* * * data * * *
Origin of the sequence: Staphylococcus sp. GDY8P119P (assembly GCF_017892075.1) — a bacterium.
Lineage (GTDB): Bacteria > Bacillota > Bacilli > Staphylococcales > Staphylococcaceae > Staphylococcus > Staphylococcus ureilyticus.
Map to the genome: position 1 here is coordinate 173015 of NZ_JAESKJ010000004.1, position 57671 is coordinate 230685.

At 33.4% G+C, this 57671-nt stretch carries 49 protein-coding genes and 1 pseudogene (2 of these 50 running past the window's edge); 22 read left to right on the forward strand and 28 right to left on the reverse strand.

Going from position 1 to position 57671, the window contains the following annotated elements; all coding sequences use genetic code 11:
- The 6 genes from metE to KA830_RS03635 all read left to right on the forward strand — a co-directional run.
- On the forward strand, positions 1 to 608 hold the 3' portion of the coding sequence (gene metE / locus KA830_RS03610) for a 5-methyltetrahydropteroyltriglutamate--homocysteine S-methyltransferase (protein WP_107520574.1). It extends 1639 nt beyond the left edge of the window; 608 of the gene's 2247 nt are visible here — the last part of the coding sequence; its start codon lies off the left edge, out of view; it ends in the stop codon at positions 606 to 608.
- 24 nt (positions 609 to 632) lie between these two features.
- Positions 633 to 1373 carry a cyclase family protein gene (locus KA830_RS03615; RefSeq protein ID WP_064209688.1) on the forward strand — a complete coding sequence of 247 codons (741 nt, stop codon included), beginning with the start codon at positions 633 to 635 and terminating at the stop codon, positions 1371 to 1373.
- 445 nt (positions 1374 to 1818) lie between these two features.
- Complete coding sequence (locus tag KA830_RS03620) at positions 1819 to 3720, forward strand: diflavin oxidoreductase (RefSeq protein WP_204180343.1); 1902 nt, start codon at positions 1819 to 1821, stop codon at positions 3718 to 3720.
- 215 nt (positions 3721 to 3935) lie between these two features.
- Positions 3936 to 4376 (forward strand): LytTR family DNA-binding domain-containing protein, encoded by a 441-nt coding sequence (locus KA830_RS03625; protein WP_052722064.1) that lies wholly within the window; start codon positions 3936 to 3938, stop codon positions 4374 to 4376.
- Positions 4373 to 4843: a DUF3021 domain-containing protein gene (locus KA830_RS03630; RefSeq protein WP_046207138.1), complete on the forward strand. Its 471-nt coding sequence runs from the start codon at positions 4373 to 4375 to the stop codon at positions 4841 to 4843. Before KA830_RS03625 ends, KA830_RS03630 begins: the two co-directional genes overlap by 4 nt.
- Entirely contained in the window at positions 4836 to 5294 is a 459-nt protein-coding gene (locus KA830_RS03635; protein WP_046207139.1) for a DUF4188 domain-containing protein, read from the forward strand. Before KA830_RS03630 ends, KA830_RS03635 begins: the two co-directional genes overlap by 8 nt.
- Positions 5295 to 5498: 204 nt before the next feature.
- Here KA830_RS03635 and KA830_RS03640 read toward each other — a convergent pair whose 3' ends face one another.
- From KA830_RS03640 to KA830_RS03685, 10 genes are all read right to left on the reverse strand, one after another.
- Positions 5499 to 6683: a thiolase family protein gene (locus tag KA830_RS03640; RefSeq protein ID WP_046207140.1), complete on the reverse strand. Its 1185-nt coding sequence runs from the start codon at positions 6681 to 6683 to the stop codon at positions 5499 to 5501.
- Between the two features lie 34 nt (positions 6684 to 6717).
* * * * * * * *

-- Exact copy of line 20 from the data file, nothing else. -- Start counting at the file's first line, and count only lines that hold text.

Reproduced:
- Between the two features lie 34 nt (positions 6684 to 6717).